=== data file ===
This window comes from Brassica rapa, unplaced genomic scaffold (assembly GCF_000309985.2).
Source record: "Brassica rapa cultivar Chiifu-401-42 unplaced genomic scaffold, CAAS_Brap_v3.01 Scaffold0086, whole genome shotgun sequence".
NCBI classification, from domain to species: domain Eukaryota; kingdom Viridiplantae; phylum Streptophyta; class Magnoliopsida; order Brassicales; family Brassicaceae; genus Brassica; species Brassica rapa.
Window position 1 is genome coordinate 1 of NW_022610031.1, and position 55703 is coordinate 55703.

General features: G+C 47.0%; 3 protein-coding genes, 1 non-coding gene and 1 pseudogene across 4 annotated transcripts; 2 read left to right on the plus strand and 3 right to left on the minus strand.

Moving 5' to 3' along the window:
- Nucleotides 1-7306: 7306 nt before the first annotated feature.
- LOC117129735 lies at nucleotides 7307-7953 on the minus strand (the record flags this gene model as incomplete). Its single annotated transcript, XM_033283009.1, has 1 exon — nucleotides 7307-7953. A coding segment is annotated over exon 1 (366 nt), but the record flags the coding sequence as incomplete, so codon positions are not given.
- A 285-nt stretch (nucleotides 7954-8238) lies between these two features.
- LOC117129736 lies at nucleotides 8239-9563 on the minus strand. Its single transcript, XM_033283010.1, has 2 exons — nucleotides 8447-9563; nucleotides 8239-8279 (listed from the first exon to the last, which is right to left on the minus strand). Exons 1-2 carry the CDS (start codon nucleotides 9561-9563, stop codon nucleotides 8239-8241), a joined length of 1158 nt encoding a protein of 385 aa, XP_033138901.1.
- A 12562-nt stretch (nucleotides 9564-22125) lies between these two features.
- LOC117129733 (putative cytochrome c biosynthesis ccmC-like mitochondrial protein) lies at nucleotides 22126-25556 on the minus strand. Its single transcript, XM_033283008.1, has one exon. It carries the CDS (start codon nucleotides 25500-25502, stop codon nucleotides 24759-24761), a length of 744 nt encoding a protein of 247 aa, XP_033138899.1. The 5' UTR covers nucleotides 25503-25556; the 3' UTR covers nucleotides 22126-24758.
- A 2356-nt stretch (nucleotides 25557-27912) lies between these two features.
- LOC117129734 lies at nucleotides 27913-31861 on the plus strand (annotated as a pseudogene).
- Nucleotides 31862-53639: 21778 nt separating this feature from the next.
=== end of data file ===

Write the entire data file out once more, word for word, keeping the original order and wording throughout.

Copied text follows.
This window comes from Brassica rapa, unplaced genomic scaffold (assembly GCF_000309985.2).
Source record: "Brassica rapa cultivar Chiifu-401-42 unplaced genomic scaffold, CAAS_Brap_v3.01 Scaffold0086, whole genome shotgun sequence".
NCBI classification, from domain to species: domain Eukaryota; kingdom Viridiplantae; phylum Streptophyta; class Magnoliopsida; order Brassicales; family Brassicaceae; genus Brassica; species Brassica rapa.
Window position 1 is genome coordinate 1 of NW_022610031.1, and position 55703 is coordinate 55703.

General features: G+C 47.0%; 3 protein-coding genes, 1 non-coding gene and 1 pseudogene across 4 annotated transcripts; 2 read left to right on the plus strand and 3 right to left on the minus strand.

Moving 5' to 3' along the window:
- Nucleotides 1-7306: 7306 nt before the first annotated feature.
- LOC117129735 lies at nucleotides 7307-7953 on the minus strand (the record flags this gene model as incomplete). Its single annotated transcript, XM_033283009.1, has 1 exon — nucleotides 7307-7953. A coding segment is annotated over exon 1 (366 nt), but the record flags the coding sequence as incomplete, so codon positions are not given.
- A 285-nt stretch (nucleotides 7954-8238) lies between these two features.
- LOC117129736 lies at nucleotides 8239-9563 on the minus strand. Its single transcript, XM_033283010.1, has 2 exons — nucleotides 8447-9563; nucleotides 8239-8279 (listed from the first exon to the last, which is right to left on the minus strand). Exons 1-2 carry the CDS (start codon nucleotides 9561-9563, stop codon nucleotides 8239-8241), a joined length of 1158 nt encoding a protein of 385 aa, XP_033138901.1.
- A 12562-nt stretch (nucleotides 9564-22125) lies between these two features.
- LOC117129733 (putative cytochrome c biosynthesis ccmC-like mitochondrial protein) lies at nucleotides 22126-25556 on the minus strand. Its single transcript, XM_033283008.1, has one exon. It carries the CDS (start codon nucleotides 25500-25502, stop codon nucleotides 24759-24761), a length of 744 nt encoding a protein of 247 aa, XP_033138899.1. The 5' UTR covers nucleotides 25503-25556; the 3' UTR covers nucleotides 22126-24758.
- A 2356-nt stretch (nucleotides 25557-27912) lies between these two features.
- LOC117129734 lies at nucleotides 27913-31861 on the plus strand (annotated as a pseudogene).
- Nucleotides 31862-53639: 21778 nt separating this feature from the next.